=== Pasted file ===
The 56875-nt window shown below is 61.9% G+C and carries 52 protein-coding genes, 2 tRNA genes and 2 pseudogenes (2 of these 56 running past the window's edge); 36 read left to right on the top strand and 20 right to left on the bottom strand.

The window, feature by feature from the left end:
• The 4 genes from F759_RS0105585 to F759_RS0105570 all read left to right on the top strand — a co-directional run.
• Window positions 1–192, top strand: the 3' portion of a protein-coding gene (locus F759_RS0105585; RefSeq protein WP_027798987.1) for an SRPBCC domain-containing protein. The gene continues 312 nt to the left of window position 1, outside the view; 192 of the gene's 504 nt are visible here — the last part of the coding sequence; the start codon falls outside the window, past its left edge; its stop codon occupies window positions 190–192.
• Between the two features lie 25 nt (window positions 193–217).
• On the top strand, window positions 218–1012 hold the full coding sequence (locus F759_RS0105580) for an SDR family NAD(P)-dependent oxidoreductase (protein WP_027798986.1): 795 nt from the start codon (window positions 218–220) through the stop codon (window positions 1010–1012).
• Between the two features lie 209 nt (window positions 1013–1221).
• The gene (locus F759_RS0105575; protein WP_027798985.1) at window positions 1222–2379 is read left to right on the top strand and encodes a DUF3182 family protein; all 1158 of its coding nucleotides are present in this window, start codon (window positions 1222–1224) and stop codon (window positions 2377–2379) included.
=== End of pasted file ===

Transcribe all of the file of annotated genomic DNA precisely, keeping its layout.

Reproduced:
The 56875-nt window shown below is 61.9% G+C and carries 52 protein-coding genes, 2 tRNA genes and 2 pseudogenes (2 of these 56 running past the window's edge); 36 read left to right on the top strand and 20 right to left on the bottom strand.

The window, feature by feature from the left end:
• The 4 genes from F759_RS0105585 to F759_RS0105570 all read left to right on the top strand — a co-directional run.
• Window positions 1–192, top strand: the 3' portion of a protein-coding gene (locus F759_RS0105585; RefSeq protein WP_027798987.1) for an SRPBCC domain-containing protein. The gene continues 312 nt to the left of window position 1, outside the view; 192 of the gene's 504 nt are visible here — the last part of the coding sequence; the start codon falls outside the window, past its left edge; its stop codon occupies window positions 190–192.
• Between the two features lie 25 nt (window positions 193–217).
• On the top strand, window positions 218–1012 hold the full coding sequence (locus F759_RS0105580) for an SDR family NAD(P)-dependent oxidoreductase (protein WP_027798986.1): 795 nt from the start codon (window positions 218–220) through the stop codon (window positions 1010–1012).
• Between the two features lie 209 nt (window positions 1013–1221).
• The gene (locus F759_RS0105575; protein WP_027798985.1) at window positions 1222–2379 is read left to right on the top strand and encodes a DUF3182 family protein; all 1158 of its coding nucleotides are present in this window, start codon (window positions 1222–1224) and stop codon (window positions 2377–2379) included.